Break out of the winter doldrums and welcome Harvard science into your home with the all-virtual I Heart Science festival lasting from Friday, February 12 to Monday, February 15. This day’s “Tiny Creatures” theme looks at bacteria, viruses, and other microbial creatures.
During the live webinar, starting at 1:00 pm ET, meet live tardigrades, also known as water bears. Watch recorded videos featuring Harvard scientists who study bacterial resistance, ways to test for viruses, and how bacteria grow.
At home, try your hand at making a water-drop microscope, comparing...
Center for Astrophysics | Harvard & Smithsonian—Online
The first person who will set foot on Mars is alive right now. We believe this, but even if we're wrong we know the first crew to arrive there will look nothing like the ones that landed on the Moon fifty years ago.
Our world has changed for the better, and ASTRONAUTS tells the story of the women who built this better world. The main character and narrator is Mary Cleave, an astronaut you may not have heard of. It's not because so many people have been to space; only a few hundred have! It’s because this graphic novel isn’t about fame. No astronaut you'll ever meet took the...
Larz Anderson Bonsai Collection, Arnold Arboretum, 125 Arborway, Boston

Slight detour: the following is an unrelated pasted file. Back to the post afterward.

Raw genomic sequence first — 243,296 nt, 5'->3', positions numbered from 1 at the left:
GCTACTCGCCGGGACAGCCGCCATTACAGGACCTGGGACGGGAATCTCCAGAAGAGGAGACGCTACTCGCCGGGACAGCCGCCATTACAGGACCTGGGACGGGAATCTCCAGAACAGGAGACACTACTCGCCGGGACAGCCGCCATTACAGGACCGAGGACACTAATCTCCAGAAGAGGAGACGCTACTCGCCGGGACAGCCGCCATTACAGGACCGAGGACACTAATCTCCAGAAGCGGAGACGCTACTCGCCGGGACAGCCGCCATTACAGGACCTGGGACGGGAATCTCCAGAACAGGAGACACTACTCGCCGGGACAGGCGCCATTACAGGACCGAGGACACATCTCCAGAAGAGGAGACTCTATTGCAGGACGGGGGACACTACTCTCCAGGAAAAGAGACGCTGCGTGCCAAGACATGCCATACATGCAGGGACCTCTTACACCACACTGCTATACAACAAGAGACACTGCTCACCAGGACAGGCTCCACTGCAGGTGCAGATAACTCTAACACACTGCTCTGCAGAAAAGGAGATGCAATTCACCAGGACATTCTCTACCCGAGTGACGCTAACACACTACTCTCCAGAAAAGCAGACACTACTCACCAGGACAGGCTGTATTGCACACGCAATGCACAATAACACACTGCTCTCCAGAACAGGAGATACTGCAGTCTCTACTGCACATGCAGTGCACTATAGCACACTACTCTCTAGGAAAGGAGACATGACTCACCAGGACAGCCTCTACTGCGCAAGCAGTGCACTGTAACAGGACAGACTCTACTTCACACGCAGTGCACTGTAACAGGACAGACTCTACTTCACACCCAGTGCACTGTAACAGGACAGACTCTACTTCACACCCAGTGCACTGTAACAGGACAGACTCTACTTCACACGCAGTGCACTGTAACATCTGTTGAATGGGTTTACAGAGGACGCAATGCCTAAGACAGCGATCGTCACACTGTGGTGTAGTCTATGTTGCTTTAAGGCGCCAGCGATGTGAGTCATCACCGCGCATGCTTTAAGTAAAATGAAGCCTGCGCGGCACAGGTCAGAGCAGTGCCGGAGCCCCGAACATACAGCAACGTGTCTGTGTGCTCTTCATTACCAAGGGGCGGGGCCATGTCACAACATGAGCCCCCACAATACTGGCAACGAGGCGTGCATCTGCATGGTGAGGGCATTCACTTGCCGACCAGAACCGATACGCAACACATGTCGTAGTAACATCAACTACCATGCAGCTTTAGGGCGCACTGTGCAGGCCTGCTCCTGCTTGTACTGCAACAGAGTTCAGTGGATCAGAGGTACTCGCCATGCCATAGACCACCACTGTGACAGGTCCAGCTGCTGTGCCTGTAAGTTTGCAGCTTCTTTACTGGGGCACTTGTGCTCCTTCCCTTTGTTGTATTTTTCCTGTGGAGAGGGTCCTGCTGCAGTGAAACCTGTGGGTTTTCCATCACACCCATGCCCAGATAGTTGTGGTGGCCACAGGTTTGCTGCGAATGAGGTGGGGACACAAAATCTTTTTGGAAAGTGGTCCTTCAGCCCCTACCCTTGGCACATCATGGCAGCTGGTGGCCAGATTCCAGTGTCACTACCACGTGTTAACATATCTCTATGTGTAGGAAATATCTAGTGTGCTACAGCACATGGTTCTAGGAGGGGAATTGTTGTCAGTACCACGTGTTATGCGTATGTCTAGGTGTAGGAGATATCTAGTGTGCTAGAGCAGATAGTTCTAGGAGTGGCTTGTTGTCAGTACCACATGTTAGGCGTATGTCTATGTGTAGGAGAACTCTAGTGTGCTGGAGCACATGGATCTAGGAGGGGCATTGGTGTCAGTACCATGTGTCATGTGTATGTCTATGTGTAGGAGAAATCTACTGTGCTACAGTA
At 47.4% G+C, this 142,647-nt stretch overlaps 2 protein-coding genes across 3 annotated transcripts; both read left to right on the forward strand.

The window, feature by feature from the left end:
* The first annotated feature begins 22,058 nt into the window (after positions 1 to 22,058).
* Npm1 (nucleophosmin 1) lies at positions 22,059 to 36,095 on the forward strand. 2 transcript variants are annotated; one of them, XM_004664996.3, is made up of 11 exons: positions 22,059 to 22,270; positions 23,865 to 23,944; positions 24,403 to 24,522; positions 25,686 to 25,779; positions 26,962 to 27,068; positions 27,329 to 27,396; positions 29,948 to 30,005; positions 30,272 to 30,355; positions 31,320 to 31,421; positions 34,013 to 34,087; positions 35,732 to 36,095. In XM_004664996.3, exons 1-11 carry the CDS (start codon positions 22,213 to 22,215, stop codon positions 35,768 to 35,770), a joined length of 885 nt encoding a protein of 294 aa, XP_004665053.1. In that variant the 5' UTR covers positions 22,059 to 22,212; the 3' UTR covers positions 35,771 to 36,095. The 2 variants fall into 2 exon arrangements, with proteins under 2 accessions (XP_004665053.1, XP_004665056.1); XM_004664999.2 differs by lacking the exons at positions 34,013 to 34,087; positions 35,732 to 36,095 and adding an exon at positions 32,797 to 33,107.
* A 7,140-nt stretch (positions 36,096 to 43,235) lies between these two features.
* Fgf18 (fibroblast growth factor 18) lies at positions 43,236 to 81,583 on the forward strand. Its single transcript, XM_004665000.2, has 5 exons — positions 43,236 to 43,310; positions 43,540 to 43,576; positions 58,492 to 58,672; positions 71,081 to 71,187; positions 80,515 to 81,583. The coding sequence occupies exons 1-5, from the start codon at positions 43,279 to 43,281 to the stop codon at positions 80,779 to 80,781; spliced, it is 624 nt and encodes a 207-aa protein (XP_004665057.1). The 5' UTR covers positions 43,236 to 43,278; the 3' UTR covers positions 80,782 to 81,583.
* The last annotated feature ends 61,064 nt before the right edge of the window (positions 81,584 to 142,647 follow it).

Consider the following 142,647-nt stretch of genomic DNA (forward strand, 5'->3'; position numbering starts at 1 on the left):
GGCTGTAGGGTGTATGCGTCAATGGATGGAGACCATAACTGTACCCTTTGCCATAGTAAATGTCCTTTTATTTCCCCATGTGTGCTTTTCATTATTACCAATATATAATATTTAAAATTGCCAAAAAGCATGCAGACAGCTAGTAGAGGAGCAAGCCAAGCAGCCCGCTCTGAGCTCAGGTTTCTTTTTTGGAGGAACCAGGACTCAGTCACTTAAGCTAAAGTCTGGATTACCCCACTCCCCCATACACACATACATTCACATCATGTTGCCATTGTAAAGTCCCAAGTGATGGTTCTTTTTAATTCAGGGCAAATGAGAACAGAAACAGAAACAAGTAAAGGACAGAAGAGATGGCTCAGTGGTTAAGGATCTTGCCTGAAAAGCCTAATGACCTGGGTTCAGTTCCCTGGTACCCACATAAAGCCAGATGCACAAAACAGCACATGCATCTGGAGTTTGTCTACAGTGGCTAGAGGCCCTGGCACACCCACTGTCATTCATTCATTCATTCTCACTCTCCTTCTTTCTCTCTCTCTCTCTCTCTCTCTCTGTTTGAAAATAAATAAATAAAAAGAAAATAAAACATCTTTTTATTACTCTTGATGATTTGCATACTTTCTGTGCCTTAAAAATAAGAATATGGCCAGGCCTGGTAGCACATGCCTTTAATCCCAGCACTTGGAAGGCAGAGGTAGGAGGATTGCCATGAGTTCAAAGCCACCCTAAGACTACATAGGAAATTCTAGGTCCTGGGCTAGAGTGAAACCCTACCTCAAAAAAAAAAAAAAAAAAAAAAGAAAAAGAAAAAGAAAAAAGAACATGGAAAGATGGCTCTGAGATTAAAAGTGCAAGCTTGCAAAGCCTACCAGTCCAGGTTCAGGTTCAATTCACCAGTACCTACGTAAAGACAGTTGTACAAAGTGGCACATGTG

Join Manager of Plant Production, Tiffany Enzenbacher, for an evening of exploration into the oldest dwarfed plant collection in the United States. As one of the caretakers of the Arboretum's bonsai collection, Tiffany will highlight many of the procedures used by staff to maintain the health of these captivating specimens.
Radcliffe Institute for Advanced Study, Knafel Center, 10 Garden Street, Cambridge, MA
To paraphrase Louis Pasteur, sometimes luck favors the prepared mind, as when Alexander Fleming discovered penicillin by noticing that mold growing accidentally in his lab seemed to kill bacteria. This 2018 Radcliffe Institute science symposium will focus on how scientists explore realities they cannot anticipate. Speakers from across the disciplines of modern science will present personal experiences and discuss how to train scientists, educators, and funders to foster the expertise and open-mindedness needed to reveal undiscovered aspects of the world around us.
Geological Lecture Hall, 24 Oxford Street, Cambridge, MA
Miaki Ishii, Professor of Earth and Planetary Sciences, Harvard University
Recent volcanic eruptions in Hawaii and Guatemala remind us of how devastating these geological eruptions can be. Popular culture depictions of volcanic disasters found in movies like Dante’s Peak and Volcano can strongly distort the public’s understanding of volcanic activity and its immediate effects. As with many science-fiction films, Hollywood depictions of natural phenomena don’t always align with the scientific facts. Seismologist Miaki...